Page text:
If you cross over from the ICW (Florida side) to Hawk's Channel (ocean side), midway between the labels for "Card Sound" and "North Key Largo" is the Ocean Reef Club (near the "North Key Largo" notation on the map, below) which is the Club where Nixon used to hang out and go fishing with Bebe Rebozo...  Great marina but only for owners and guests, and costs are exorbitant.  When I mention prices, add 7.5% to prices noted for tax.

If you stay on the ICW and continue south, you'll come into Card Sound and then into a long 3500 yard marked channel that takes you into Little Card Sound on the west side; see it to the right of the #1 on the map below.  

This brings you under the tolled Card Sound Road ($1, also known as County Rd 905A, it's one of only two vehicle access roads to the Keys.  It brings you to North Key Largo, see the map below.  At the #13 is the famous Ocean Reef Club harbor entrance.  #1 and #5 are landmark restaurants.  Alabama Jacks has 3' of water under it's dock–its a favorite with motorcyclists who ride in packs to the Keys.  Also, there is Fred's Place which is pictured above.  Fred's is known as the Tilton Hilton.

You can see the long channel to get under the high fixed bridge to go south into Barne's Sound.  #16 on the map below belongs to Gilbert's Resort Marina, which will be described later.  Larry and I stopped there for an emergency Mai Tai as it is the first Tiki Bar you come to on the Keys.  #6 is the Garden Cove Marina which is home to the Buzzard's Roost Restaurant, which has great food and became a favorite of ours.  They offer a few slips, but mostly dry storage (you boat is kept on a rack and put in and out of the water by a fork life) and boat-on-trailer storage.  Larry and I missed this marina, but you can watch the Buzz Movie about the place on their web site to get a feel for it.  It wasn't a good choice for Alto.
If you head westerly in Barnes Sound, you will come across two or three tiny marinas which double as camp grounds (see #15 on the above map).  There are pretty anchorages around that area, but zero services like stores or gas.  No one uses the marinas and there are boats moored/anchored there that haven't seemed to move in years.  We visited in June and got slammed by biting insects, and found some of marinas pretty decrepit.  By the way, Rt 1 is called the Overseas Highway and from here on most marinas, restaurants, motels, etc. are marked by the distance down the keys they are with the signs called Mile Markers along the highway, they start in Key West at the end of the Keys, so Key West is at MM 1.  Thus, you can pretty well figure the location to locate themselves.  The Overseas Highway is 113 miles long and crosses 42 bridges (one is seven miles long!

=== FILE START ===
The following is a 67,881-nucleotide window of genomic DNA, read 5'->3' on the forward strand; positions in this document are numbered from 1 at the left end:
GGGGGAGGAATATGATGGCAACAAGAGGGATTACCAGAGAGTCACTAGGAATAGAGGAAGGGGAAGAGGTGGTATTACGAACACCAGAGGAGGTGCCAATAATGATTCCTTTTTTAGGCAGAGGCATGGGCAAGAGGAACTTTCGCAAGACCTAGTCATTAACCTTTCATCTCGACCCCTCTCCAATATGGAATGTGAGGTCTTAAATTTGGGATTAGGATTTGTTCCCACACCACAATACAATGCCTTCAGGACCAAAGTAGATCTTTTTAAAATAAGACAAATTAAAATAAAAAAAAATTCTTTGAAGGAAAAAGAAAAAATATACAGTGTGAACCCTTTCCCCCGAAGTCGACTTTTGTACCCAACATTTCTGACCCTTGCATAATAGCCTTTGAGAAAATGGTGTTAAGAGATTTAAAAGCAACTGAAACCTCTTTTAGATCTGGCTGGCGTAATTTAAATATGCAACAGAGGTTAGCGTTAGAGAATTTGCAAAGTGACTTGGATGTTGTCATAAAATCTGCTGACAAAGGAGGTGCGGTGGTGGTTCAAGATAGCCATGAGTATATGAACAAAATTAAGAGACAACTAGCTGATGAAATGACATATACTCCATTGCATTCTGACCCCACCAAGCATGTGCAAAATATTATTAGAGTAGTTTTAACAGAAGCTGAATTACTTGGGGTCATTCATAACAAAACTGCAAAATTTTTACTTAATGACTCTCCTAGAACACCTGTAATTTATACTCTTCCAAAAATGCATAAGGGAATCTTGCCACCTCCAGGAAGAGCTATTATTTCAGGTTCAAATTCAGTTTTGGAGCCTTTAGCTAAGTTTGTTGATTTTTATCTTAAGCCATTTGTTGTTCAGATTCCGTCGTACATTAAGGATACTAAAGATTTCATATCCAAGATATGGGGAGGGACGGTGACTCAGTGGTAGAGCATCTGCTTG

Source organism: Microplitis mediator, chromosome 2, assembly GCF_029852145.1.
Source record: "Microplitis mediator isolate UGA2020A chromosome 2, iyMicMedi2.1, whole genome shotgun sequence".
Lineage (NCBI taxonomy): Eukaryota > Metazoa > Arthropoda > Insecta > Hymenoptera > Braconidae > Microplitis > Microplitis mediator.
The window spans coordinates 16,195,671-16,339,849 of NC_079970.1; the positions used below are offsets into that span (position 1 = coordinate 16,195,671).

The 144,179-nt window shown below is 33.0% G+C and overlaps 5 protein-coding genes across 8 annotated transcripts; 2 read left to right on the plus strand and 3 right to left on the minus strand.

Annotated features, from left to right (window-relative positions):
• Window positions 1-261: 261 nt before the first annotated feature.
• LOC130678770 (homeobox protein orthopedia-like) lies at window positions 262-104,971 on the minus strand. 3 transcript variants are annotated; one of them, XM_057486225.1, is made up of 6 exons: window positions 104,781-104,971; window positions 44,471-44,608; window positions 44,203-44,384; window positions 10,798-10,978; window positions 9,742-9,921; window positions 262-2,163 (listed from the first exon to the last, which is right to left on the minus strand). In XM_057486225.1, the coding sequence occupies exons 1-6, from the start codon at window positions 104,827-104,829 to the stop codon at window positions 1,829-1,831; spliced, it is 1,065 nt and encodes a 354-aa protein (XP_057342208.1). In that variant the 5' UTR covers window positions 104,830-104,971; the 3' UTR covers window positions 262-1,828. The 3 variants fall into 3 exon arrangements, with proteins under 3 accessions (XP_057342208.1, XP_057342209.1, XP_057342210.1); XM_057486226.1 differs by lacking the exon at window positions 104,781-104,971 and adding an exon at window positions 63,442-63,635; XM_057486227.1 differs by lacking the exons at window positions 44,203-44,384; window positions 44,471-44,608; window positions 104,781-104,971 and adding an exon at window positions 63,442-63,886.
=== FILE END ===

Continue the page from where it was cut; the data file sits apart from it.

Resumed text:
We found Pelican Cay Harbor on Manatee Bay again under the #15 on the above map.  The price was tempting and the marina has two houseboats you can rent for about $60/day, but they looked very old and not so great.  But, I'm not sure we even had the right marina as there were no visible signs.  The owner gets rave reviews from campers who stay there on her web site.  Maybe our negative experience was due to visiting out-of-season, but we'll never know. 

Off the same exit on the Overseas Highway (aptly named,) at #15 above map (or, right under the Route 1 badge on the map below) is a lovely condo dock association called the Manatee Bay Club.  Owners tie up to their own wall and own a bit of land as well with your own tiki hut on it.  Prices are coming down as low as $85,000 to buy (look on Craig's List).  Or, and you can rent in there for $350/month + utilities.  They have a pool, lovely surroundings and you are in the keys for cheap.  You'll need a car to move about, as it completely isolated.  There are rules limiting liveaboards to less than 12 months per year.  It is a quiet spot and worth checking out.